Cytochrome P450 Enzymes; CYPs
My basic research program focuses on the cytochrome P450 superfamily of proteins with an emphasis on their evolution and function in aquatic species such as fish. Cytochrome P450 enzymes, or CYPs, are heme proteins critical for generation of major biological signaling molecules (e.g. steroid hormones) and for the detoxification of xenobiotics (e.g. drugs, environmental contaminants). CYPs are a key component of the defensome – the genes that aid in protection and defense from toxic compounds. Vertebrate species have 50-100 CYP genes in their genome but the function of many of these genes in non-mammalian species is unclear. We have a primary interest in understanding the evolution and function of CYPs in aquatic organisms.
Our projects involve genome annotation of CYP sequences, phylogenetic studies of CYP families, protein expression and functional testing of CYPs. This research raises fundamental questions about CYP protein function and attracts students with strong interests in protein evolution, bioinformatics, molecular biology and biochemistry.
Bioinformatics approaches are used in genome annotations of CYP genes and phylogenetic studies that raise functional hypotheses regarding novel CYP sequences. With each new genome completed, an array of CYP sequences are identified for which functional knowledge is lacking. Our basic science research is directly aimed at uncovering the function of these novel genes and understanding the capacity of CYP systems in aquatic species.
So how do we test function of novel enzymes? The first step is typically to express the gene to provide a pool of enzyme to work with. In our case, we typically express CYPs of interest in bacteria with the human co-enzyme, cytochrome P450 NADPH reductase. We have expressed several CYP genes from zebrafish from the CYP1 and CYP3 family.
The next major step is to perform some biochemistry: enzymatic reactions containing our expressed protein, NADPH cofactor, and possible substrates of interest. We have used a number of fluorogenic probe substrates (e.g. resorufin based compounds) to asses metabolism to a fluorogenic metabolite but because most of these probe substrates were developed for mammals, they are less informative for non-mammalian species. While most enzymatic assays monitor the loss of substrate or generation of metabolite, these assays are very specific for a single substrate or a single metabolite. The measurement of NADPH consumption is an indirect measure of CYP catalytic activity but provides a generic assay for CYP activity which allows for screening of CYP function with any compound of interest. When we couple this indirect assay with the power of robotics, we can undertake high throughput screening of chemical libraries.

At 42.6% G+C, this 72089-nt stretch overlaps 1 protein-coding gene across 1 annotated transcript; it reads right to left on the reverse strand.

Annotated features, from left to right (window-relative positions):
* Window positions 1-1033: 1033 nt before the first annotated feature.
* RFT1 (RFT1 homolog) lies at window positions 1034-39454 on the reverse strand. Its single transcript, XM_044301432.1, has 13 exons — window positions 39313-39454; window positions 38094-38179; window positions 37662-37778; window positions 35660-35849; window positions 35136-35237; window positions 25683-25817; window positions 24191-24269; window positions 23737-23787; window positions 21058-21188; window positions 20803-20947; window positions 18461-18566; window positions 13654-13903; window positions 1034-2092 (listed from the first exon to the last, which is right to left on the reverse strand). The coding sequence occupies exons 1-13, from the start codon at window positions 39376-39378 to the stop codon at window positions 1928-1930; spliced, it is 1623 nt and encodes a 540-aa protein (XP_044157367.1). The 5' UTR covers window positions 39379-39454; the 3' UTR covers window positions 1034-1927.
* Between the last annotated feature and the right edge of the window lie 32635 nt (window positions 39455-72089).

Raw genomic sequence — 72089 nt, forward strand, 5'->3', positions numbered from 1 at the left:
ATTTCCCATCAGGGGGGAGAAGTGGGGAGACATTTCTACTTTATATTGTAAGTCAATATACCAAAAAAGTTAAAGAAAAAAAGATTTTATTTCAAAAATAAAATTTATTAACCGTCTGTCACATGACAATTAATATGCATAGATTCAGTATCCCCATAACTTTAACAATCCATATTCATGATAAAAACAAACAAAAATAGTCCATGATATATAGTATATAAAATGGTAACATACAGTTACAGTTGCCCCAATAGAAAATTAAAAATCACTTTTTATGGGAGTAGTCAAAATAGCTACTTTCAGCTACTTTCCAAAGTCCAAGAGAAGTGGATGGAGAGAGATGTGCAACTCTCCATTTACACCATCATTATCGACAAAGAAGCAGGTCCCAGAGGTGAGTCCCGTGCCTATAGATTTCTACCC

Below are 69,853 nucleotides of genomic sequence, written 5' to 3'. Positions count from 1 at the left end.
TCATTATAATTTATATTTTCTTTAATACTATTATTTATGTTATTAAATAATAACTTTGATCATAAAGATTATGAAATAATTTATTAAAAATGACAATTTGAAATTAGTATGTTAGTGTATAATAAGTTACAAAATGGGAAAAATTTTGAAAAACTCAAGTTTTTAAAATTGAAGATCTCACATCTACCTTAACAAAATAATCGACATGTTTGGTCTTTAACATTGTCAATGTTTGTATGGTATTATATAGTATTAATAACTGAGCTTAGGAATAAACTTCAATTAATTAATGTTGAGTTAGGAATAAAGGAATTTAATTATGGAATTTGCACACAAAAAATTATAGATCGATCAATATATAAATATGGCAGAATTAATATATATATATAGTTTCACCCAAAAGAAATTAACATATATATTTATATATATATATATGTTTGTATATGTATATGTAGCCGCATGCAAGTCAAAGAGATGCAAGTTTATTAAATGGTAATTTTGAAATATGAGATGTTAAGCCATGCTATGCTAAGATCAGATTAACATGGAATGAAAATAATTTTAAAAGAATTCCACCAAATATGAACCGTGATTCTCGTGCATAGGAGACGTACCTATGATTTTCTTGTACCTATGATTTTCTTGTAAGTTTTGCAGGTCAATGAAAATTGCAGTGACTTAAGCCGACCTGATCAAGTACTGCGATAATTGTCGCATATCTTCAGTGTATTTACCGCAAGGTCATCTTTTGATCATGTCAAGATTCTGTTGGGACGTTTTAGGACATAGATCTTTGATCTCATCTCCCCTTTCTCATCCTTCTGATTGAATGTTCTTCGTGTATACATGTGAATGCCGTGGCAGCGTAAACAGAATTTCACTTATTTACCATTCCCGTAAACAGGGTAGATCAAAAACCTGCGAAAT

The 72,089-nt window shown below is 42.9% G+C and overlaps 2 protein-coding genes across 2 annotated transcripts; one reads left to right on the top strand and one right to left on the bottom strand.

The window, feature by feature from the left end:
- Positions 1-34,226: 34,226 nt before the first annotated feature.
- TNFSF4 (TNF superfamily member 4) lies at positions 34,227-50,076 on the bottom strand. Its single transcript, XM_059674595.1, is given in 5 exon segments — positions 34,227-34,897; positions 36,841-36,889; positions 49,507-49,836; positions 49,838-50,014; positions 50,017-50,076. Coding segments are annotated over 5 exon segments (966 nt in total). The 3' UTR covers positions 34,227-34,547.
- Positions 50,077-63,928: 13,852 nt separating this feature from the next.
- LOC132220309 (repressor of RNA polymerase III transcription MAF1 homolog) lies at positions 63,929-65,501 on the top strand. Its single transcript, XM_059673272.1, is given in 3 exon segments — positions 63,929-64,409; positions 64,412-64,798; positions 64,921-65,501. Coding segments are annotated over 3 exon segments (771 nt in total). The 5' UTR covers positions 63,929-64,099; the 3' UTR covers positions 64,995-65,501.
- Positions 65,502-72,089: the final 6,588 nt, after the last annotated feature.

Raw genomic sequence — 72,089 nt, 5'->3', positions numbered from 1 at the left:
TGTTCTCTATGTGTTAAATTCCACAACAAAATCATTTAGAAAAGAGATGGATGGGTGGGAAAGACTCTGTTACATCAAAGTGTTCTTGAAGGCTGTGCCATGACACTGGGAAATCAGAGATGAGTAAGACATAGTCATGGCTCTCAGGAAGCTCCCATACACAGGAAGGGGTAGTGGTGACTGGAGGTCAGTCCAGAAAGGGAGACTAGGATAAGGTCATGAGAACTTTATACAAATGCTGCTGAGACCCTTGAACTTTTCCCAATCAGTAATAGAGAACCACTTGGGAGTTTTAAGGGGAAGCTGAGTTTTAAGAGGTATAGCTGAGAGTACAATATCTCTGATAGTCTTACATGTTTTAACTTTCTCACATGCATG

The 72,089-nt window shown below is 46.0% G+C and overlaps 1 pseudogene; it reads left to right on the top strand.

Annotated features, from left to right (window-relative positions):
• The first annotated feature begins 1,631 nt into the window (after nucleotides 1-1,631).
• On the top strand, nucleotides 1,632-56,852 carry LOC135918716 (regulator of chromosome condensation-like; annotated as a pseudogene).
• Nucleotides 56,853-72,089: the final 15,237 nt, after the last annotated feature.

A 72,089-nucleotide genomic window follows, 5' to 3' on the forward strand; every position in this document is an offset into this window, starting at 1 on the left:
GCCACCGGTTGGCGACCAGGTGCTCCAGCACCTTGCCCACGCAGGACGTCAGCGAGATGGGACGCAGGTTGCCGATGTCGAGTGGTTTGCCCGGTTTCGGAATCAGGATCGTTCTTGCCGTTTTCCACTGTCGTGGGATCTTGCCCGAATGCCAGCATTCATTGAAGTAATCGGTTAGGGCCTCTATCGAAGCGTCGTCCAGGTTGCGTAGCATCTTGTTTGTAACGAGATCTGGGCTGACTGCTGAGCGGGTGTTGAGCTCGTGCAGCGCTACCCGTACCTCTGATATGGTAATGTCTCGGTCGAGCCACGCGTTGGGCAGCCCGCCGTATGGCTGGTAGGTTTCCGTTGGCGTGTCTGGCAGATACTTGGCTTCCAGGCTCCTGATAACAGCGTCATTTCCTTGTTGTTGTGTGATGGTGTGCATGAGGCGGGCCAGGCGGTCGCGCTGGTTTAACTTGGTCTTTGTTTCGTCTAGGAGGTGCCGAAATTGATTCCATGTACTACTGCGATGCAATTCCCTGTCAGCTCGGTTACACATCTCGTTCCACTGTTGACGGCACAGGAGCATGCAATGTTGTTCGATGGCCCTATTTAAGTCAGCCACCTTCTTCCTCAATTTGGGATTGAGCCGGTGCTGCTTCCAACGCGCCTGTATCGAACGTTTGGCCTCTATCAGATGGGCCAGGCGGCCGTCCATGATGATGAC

Our current research is aimed at using high throughput screening approaches to better understand CYP function. For example, the zebrafish CYP1A and CYP3C1 enzymes have been screened with thousands of compounds, using NADPH consumption as the endpoint. These screens have identified ~100 potential substrates. Follow up tests on the hits provide additional data on the CYP-substrate interaction such as kinetic parameters and reactive oxygen species production. This research is completed in McMaster’s High Throughput Screening Laboratory using libraries of chemicals derived from natural products and off-label drugs and environmental chemicals.
This research has been funded by the Natural Sciences and Engineering Research Council of Canada (NSERC) Discovery and Accelerator Programs, the Canadian Foundation of Innovation (CFI), Ontario Innovation Trust (OIT), and US Environmental Protection Agency.